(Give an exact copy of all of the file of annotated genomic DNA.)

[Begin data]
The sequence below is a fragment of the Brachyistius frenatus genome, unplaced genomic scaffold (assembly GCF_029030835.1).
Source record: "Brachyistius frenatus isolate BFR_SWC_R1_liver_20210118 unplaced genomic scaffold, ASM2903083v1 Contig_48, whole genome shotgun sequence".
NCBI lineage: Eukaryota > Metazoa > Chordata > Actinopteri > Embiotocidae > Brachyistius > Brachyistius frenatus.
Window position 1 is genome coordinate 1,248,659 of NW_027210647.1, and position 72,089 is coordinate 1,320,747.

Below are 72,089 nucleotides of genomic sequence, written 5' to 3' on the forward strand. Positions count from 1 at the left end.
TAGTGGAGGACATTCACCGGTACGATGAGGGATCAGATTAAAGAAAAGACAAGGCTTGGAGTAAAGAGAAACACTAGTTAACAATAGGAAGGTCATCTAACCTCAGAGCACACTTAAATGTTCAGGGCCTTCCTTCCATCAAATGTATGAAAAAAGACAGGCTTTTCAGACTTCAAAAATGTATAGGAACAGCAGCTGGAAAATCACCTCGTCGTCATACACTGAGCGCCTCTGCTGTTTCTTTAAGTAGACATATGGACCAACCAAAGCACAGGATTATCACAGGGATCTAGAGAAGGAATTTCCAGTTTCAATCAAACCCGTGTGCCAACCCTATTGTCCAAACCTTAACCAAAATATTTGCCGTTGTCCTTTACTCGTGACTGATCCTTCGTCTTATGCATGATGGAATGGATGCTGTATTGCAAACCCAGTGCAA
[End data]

The sequence below is a fragment of the Brachyistius frenatus genome, unplaced genomic scaffold (assembly GCF_029030835.1).
Source record: "Brachyistius frenatus isolate BFR_SWC_R1_liver_20210118 unplaced genomic scaffold, ASM2903083v1 Contig_48, whole genome shotgun sequence".
NCBI lineage: Eukaryota > Metazoa > Chordata > Actinopteri > Embiotocidae > Brachyistius > Brachyistius frenatus.
Window position 1 is genome coordinate 1,248,659 of NW_027210647.1, and position 72,089 is coordinate 1,320,747.

Below are 72,089 nucleotides of genomic sequence, written 5' to 3' on the forward strand. Positions count from 1 at the left end.
TAGTGGAGGACATTCACCGGTACGATGAGGGATCAGATTAAAGAAAAGACAAGGCTTGGAGTAAAGAGAAACACTAGTTAACAATAGGAAGGTCATCTAACCTCAGAGCACACTTAAATGTTCAGGGCCTTCCTTCCATCAAATGTATGAAAAAAGACAGGCTTTTCAGACTTCAAAAATGTATAGGAACAGCAGCTGGAAAATCACCTCGTCGTCATACACTGAGCGCCTCTGCTGTTTCTTTAAGTAGACATATGGACCAACCAAAGCACAGGATTATCACAGGGATCTAGAGAAGGAATTTCCAGTTTCAATCAAACCCGTGTGCCAACCCTATTGTCCAAACCTTAACCAAAATATTTGCCGTTGTCCTTTACTCGTGACTGATCCTTCGTCTTATGCATGATGGAATGGATGCTGTATTGCAAACCCAGTGCAA